Another 9 percent of hired employees got their jobs by directly applying to appropriate companies. You should choose companies that reflect your interests, values and that provide a product or service that you find important. Ultimately, finding purpose in what you do in your career is essential to your happiness and success.
Company information can be found easily in publications from the Chamber of Commerce, local job bank books in local bookstores, the library reference section and the local yellow pages. You can also go to job fairs, trade shows, seminars and workshops where you can make direct contact with companies you may be interested in. This can be quite profitable as it affords you a chance to actually talk face to face with a person representing that company, instead of just sending out resumes. Additionally, about 3 percent reported miscellaneous other methods, and 1 percent mentioned school as a source of jobs.
The best way to find a job
The most effective way to find a rewarding career, as shown by the study, was networking. Networking, that is, word of mouth, produced 61 percent of the jobs! Networking is a much heard word today that simply means being friendly, talking to people, getting advice about your career, building relationships and also helping others in the process. People tend to hire those whom they know or via recommendations from people they know. While still in high school, use your time to explore various fields of endeavor. Start networking by talking to friends, their parents, your own family and relatives, teachers, etc. This is a great way to find summer work and find out firsthand what you enjoy and what you don't.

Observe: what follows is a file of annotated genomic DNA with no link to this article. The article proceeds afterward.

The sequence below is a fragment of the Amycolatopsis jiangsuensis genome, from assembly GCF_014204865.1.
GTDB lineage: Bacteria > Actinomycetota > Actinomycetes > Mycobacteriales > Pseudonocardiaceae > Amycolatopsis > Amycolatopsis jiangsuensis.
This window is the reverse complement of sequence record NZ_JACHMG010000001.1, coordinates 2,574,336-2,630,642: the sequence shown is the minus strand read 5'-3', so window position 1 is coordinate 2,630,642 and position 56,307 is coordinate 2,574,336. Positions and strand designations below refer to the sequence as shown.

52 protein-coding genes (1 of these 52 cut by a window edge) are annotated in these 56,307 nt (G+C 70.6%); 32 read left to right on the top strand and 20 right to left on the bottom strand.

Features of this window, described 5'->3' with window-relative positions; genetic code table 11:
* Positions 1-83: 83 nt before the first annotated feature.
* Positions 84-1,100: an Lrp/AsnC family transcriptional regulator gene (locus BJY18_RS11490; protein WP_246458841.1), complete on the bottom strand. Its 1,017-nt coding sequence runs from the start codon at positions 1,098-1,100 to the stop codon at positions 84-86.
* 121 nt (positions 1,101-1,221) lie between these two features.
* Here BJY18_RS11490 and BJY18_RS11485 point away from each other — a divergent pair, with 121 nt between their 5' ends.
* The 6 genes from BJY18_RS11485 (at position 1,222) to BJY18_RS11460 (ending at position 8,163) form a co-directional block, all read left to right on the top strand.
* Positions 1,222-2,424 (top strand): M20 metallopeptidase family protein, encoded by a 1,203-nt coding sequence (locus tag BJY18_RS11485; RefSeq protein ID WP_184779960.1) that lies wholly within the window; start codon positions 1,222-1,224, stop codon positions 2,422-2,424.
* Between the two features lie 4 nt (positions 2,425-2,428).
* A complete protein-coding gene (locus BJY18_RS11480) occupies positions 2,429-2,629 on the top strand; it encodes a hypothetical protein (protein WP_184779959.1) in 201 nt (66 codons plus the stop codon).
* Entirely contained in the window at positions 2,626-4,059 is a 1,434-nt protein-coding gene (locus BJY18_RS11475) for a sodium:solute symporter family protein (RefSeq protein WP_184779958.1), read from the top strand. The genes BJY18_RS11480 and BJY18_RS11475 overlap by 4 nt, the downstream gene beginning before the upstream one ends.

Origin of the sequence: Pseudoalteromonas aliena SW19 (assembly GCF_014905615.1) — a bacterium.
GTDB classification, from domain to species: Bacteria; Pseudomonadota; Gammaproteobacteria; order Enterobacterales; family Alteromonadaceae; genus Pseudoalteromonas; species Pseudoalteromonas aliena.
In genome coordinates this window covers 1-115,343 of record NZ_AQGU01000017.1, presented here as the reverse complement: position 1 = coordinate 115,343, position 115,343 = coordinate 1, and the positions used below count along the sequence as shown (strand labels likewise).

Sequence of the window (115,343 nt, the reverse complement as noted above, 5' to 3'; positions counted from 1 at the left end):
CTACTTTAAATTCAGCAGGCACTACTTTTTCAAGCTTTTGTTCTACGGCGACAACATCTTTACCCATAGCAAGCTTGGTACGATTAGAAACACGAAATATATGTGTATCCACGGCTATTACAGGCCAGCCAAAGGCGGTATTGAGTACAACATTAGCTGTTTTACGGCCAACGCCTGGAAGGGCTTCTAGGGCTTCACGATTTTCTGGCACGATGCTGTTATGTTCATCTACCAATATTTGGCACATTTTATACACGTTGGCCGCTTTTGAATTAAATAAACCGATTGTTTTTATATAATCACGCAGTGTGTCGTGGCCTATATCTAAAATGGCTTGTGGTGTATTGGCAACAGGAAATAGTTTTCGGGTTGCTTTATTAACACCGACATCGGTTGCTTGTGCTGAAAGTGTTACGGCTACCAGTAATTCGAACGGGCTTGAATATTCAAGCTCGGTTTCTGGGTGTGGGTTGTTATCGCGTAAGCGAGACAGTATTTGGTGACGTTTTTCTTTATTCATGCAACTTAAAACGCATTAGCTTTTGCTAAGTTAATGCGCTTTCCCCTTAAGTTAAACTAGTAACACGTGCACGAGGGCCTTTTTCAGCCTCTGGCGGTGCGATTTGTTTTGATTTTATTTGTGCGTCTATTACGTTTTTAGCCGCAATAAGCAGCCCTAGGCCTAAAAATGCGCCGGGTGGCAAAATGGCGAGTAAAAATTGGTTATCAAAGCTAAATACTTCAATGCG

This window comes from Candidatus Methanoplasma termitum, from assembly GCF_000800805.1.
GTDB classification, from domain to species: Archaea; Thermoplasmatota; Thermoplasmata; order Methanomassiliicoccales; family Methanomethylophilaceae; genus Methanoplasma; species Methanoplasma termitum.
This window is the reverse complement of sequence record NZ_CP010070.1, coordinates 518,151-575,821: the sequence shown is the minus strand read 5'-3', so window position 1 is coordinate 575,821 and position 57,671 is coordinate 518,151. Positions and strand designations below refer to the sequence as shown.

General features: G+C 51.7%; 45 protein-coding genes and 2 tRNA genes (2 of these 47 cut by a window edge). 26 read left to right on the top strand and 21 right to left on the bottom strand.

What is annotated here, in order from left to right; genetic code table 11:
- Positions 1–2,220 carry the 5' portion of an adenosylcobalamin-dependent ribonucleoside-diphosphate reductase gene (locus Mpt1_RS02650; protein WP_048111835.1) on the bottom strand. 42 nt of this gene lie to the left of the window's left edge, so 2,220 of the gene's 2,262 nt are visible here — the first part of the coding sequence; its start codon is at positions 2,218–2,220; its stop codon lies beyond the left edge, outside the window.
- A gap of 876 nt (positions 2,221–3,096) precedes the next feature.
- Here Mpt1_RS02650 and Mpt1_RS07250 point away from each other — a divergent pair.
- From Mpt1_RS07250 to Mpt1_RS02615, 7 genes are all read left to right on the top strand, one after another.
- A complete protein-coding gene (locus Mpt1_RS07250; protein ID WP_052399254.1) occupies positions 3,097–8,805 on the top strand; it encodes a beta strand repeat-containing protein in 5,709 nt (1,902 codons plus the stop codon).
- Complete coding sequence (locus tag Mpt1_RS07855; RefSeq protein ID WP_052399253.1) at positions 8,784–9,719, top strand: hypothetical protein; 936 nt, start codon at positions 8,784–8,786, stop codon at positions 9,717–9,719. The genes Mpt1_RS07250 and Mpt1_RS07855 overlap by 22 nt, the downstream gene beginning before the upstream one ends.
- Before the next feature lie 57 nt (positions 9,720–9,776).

When networking, ask people questions about their work, what they do, what kind of future opportunities they see in their world. Then discuss where you might fit in with your skills and interests. Conclude by asking who else they could refer you to for more advice and information. This approach helps you to find positions that are not published, get information for your job search and build your network. Networking needs to be a way of life throughout your career for you to maximize your opportunities and compete in this challenging market.
Anytime you're making friends, you are networking. At school, get involved in appropriate activities and clubs to help you meet people and learn how to be sociable—a vital skill in employment.
Another way to network is to shadow a person at work for a day. Find someone in a field you are interested in (for example, human resources) and simply ask if you could accompany them at work one day to see if you would like it. Check with Church members, your pastor and your family for individuals you could talk to.
Find a mentor—someone you can turn to for advice and guidance. Choose a mentor you respect and trust—a teacher, for example. It helps a great deal to be able to talk to someone with experience to get feedback and a "reality check" from time to time. Following these suggestions can save you from learning the long and hard way by mistakes.
Advice from God
God counsels us in Proverbs 3:5-10: "Trust in the LORD with all your heart, and lean not on your own understanding; in all your ways acknowledge Him, and He shall direct your paths. Do not be wise in your own eyes; fear the LORD and depart from evil. It will be health to your flesh, and strength to your bones. Honor the LORD with your possessions, and with the firstfruits of all your increase; so your barns will be filled with plenty, and your vats will overflow with new wine." Seek God's guidance in your career matters, put Him first and He will bless your efforts.